Sun, Oct 16, 2005 - Page 3 News List

China Steel chairman steps down

QUITTING Lin Wen-yuan said he would hand in his resignation to the finance ministry tomorrow amid a furor over a stock bonus he received from the firm

By Shih Hsiu-chuan  /  STAFF REPORTER

China Steel Corp (中鋼) chairman Lin Wen-yuan (林文淵) last night announced he would resign from his post and give his official letter of resignation to the Ministry of Finance tomorrow.

Lin made the announcement amid recent heated debate surrounding his annual stock bonus from China Steel Corp, worth about NT$44 million (US$1.31 million). A large group of pan-green legislators had demanded that Lin, as a government representative in the company, give up the bonus and return it to the national coffers.

At a press conference last night, Lin reiterated that the work he had done for the firm was evident and that the bonus reflected the company's improved performance.

Saying he would not stay in the position under any circumstances,Lin added that he would give the entire bonus to charity.

Meanwhile, the Presidential Office yesterday disputed a media report that quoted President Chen Shui-bian (陳水扁) as saying that it would be difficult for Lin to return the bonus because he had already used it as political contribution to his fellow Democratic Progressive Party (DPP) members.

"Lin is actually not a greedy person. He has financed many [DPP] politicians by helping them raise campaign funds and donations ... to the party [DPP]," Chen was quoted as saying in the report by the Chinese-language newspaper the China Times yesterday.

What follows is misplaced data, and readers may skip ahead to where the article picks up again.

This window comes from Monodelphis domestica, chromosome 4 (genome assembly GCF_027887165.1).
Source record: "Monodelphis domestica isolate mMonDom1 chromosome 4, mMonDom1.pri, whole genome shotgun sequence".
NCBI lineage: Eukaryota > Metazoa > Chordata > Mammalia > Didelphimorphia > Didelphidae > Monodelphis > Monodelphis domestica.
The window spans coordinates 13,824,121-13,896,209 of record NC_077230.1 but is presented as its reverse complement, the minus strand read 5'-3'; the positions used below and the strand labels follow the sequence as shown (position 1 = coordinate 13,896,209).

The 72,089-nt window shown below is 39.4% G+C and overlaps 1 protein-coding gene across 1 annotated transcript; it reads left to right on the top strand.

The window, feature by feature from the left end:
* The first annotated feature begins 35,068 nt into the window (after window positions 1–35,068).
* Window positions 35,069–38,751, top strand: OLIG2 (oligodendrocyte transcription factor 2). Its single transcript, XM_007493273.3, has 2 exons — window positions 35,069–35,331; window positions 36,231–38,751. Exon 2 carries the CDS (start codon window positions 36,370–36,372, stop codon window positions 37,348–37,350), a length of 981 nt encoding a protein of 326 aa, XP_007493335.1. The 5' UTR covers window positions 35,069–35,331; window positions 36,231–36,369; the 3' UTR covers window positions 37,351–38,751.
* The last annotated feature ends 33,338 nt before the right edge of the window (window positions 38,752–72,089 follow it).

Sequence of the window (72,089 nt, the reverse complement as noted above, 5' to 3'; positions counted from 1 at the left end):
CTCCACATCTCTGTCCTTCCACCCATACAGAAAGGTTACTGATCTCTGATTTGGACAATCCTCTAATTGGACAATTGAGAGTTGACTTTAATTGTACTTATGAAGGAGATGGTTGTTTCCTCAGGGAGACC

The report said Chen made the remarks at a meeting prior to a dinner party on Thursday night with DPP administration officials and DPP lawmakers.

Denying the report, the Presidential Office's Department of Public Affairs yesterday said "the quote quoted in the newspaper actually was not made by Chen but another attendee."

The Presidential Office said that what the president had actually said -- following remarks made by other people attending the meeting -- was that it was impossible for Lin to finance fellow DPP members with the bonus because he knew that Lin hadn't received a cash bonus from China Steel and that Lin hadn't sold the stock bonus.

DPP caucus whip Jao Yung-ching (趙永清), who was present at the meeting, said yesterday that while the president mentioned that many DPP members had asked for Lin's help in donating to the party, "Chen didn't mention that there was any difficulty for Lin to return the money."

At the press conference last night, Lin said it was impossible for him to finance others with the China Steel bonus because he hadn't received cash and had not sold the stocks. Lin also vented his dissatisfaction with the media for making "fabricated reports."

Cheng Wen-tsan (鄭文燦), director of the DPP's Department of Culture and Information, yesterday also responded to the China Times report.

There is no donation from the China Steel Corp or in the name of Lin personally, Cheng said, adding that "the DPP receives donations in accordance with the Political Contribution Act (政治獻金法)."

Additional reporting by Jean Lin

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